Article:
Comparing Mediation vs. Collaborative Divorce in South Carolina

If you are considering divorce in South Carolina or already involved in a pending case, you might be aware that there are ways to resolve the important issues without court. In fact, many parties are able to agree on property division, alimony, and issues related to minor children. This might seem surprising when you think about emotions in divorce, until you learn the reason spouses are able to compromise: They took advantage of mediation or the collaborative divorce process. With both proceedings, parties get help from their attorneys and trained professionals to reach an agreement on divorce topics.

Still, though mediation and collaborative law share in some of the advantages they can deliver, the processes are different. One option may be more suited to your situation, and neither of these proceedings would be appropriate in certain cases. You should discuss details with a Charleston County mediation and collaborative divorce lawyer, but it is useful to compare the basics on these alternatives.

Basics About Mediation and Collaborative Law:

Both processes aim to avoid court for divorce-related disputes, with a goal to get the parties to agree – thereby eliminating the dispute. Some additional information can help you understand the differences:

  • Mediation: You may be required to participate in mediation by rule of the South Carolina Judicial Branch, but the proceeding is not in a courtroom. The parties will sit down with a mediator who is specially trained to help them overcome conflict. The mediator can often get a meeting of the minds by encouraging productive conversation between the parties.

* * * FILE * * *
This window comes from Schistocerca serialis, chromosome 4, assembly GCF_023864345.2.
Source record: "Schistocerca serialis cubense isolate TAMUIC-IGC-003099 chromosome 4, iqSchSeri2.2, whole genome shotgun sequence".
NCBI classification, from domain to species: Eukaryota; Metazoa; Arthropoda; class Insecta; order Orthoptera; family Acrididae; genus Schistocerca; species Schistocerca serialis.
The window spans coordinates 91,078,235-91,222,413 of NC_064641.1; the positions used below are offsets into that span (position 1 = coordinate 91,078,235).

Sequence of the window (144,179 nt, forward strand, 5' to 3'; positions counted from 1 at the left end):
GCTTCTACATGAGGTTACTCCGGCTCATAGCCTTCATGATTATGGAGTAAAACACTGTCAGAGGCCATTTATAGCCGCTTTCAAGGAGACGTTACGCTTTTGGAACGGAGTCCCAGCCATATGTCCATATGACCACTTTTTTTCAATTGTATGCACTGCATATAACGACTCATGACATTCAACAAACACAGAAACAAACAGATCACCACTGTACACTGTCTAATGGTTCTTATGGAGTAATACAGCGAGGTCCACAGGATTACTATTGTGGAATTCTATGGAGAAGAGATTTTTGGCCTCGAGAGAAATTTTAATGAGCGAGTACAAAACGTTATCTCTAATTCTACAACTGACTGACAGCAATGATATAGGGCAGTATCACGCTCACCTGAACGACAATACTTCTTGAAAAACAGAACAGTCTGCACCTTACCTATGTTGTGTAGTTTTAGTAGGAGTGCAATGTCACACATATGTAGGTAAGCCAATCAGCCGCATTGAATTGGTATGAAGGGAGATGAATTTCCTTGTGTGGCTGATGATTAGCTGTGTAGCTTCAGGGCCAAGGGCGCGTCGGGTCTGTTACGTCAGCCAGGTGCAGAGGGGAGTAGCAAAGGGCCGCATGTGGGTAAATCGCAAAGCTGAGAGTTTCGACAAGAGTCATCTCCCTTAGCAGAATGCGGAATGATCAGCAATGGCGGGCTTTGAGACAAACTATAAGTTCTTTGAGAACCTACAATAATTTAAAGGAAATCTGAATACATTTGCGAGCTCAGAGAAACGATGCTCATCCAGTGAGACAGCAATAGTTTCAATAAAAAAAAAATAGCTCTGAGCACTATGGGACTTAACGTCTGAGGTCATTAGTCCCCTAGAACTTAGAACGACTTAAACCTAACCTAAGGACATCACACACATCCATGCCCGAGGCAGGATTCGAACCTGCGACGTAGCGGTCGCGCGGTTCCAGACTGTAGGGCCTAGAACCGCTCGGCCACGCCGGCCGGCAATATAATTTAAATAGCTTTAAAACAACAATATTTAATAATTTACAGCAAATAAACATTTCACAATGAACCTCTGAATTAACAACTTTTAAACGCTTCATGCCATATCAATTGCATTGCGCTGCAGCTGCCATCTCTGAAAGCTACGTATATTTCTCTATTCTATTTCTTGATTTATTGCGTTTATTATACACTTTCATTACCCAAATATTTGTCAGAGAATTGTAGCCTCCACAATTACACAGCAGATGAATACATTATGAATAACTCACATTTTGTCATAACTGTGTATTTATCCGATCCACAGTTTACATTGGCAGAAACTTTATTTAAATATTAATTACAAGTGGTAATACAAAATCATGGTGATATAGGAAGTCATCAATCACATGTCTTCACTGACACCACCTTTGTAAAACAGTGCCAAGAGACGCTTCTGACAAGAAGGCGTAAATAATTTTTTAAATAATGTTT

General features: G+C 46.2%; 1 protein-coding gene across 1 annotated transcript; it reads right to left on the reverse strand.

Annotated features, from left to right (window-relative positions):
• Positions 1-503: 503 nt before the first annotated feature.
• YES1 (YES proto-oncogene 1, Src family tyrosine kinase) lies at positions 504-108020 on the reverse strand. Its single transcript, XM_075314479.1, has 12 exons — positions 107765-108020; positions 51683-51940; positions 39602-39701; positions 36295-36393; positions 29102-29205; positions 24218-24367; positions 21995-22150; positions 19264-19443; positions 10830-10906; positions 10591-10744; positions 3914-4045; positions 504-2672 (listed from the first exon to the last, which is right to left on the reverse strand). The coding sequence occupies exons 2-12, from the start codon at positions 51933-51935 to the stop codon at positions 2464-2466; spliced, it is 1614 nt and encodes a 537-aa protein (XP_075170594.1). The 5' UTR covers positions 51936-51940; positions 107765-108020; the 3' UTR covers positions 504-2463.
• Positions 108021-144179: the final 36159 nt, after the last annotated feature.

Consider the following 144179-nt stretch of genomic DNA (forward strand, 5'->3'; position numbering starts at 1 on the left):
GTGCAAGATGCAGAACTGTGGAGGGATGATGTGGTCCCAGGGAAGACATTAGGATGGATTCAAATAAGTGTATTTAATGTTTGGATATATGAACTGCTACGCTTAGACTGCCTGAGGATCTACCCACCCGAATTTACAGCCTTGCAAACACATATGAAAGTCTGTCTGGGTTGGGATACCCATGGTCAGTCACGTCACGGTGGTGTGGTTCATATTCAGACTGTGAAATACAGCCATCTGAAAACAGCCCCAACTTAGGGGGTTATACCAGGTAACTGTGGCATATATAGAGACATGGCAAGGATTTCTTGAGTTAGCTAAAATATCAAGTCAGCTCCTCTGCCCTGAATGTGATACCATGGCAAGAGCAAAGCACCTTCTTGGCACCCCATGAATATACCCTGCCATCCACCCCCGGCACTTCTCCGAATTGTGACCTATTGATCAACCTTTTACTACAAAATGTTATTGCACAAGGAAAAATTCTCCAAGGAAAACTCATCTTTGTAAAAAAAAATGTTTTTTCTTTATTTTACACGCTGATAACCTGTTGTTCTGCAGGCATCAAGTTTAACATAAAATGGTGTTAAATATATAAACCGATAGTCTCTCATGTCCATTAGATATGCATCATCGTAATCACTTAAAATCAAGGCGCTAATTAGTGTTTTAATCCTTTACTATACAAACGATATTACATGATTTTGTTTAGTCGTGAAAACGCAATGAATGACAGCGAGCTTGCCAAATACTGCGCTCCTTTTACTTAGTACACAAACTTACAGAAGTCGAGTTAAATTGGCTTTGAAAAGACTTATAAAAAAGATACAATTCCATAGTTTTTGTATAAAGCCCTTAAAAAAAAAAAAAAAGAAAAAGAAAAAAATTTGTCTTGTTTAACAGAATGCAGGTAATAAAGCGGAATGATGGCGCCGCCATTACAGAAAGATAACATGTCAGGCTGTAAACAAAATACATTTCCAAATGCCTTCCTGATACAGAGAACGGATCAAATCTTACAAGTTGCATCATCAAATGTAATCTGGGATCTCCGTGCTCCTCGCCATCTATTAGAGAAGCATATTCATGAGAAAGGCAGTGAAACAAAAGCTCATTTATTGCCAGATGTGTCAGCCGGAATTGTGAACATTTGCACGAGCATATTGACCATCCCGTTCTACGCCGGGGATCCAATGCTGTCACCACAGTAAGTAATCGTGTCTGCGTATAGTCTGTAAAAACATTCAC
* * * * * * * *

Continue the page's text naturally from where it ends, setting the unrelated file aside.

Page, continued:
• Collaborative Divorce: With this option, all divorce issues are discussed, negotiated, and resolved by the parties and their attorneys. The process takes place over a series of meetings, and the details about how it works are contained in the collaborative law agreement. Because of the highly involved role they play, lawyers are required to withdraw from the case if collaborative divorce is unsuccessful.

Benefits of Resolving Disputes Out of Court:

Though the specifics of the process are distinct, the advantages of handling divorce via mediation or collaborative law are similar. Consider the following:

  • You are not bound by South Carolina laws on divorce, so the parties can develop creative solutions and have more control over the process.
  • Parties gain certainty as compared to court, because they create the outcome with mediation or collaborative law.
  • A contested hearing involves significant preparation, as it is similar to a trial with presentation of evidence and witnesses. Legal fees and time to resolution are both reduced.
  • Parents often find custody and visitation issues easier to manage when they came up with the arrangement by agreement, rather than forced by court order.

Our South Carolina Mediation and Collaborative Divorce Attorney Will Advise You

It is challenging to determine whether these options are a good fit, so trust the Peck Law Firm to help with strategy. To learn more about our legal services, please call 843.631.7117 or go online to schedule a no-cost consultation. We can meet with you via Zoom or at our offices in Charleston, Mount Pleasant, or Summerville, SC.

Recommendations For Additional Reading

How to Encourage Your Spouse To Mediate Your Divorce
Five Mistakes to Avoid When Going Through South Carolina Divorce
Top Reasons to Get Divorced